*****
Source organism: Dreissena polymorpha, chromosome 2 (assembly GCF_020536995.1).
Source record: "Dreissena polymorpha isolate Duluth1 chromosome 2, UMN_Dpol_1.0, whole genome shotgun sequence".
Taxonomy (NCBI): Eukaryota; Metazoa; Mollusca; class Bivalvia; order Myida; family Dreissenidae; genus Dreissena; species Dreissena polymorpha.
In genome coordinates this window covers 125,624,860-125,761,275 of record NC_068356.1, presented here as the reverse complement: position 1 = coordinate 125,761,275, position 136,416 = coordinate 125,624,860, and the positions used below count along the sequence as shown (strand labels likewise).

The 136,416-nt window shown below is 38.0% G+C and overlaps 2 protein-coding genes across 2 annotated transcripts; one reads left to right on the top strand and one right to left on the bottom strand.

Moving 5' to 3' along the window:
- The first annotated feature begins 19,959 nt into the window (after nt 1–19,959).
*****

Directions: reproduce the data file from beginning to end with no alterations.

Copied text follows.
Source organism: Dreissena polymorpha, chromosome 2 (assembly GCF_020536995.1).
Source record: "Dreissena polymorpha isolate Duluth1 chromosome 2, UMN_Dpol_1.0, whole genome shotgun sequence".
Taxonomy (NCBI): Eukaryota; Metazoa; Mollusca; class Bivalvia; order Myida; family Dreissenidae; genus Dreissena; species Dreissena polymorpha.
In genome coordinates this window covers 125,624,860-125,761,275 of record NC_068356.1, presented here as the reverse complement: position 1 = coordinate 125,761,275, position 136,416 = coordinate 125,624,860, and the positions used below count along the sequence as shown (strand labels likewise).

The 136,416-nt window shown below is 38.0% G+C and overlaps 2 protein-coding genes across 2 annotated transcripts; one reads left to right on the top strand and one right to left on the bottom strand.

Moving 5' to 3' along the window:
- The first annotated feature begins 19,959 nt into the window (after nt 1–19,959).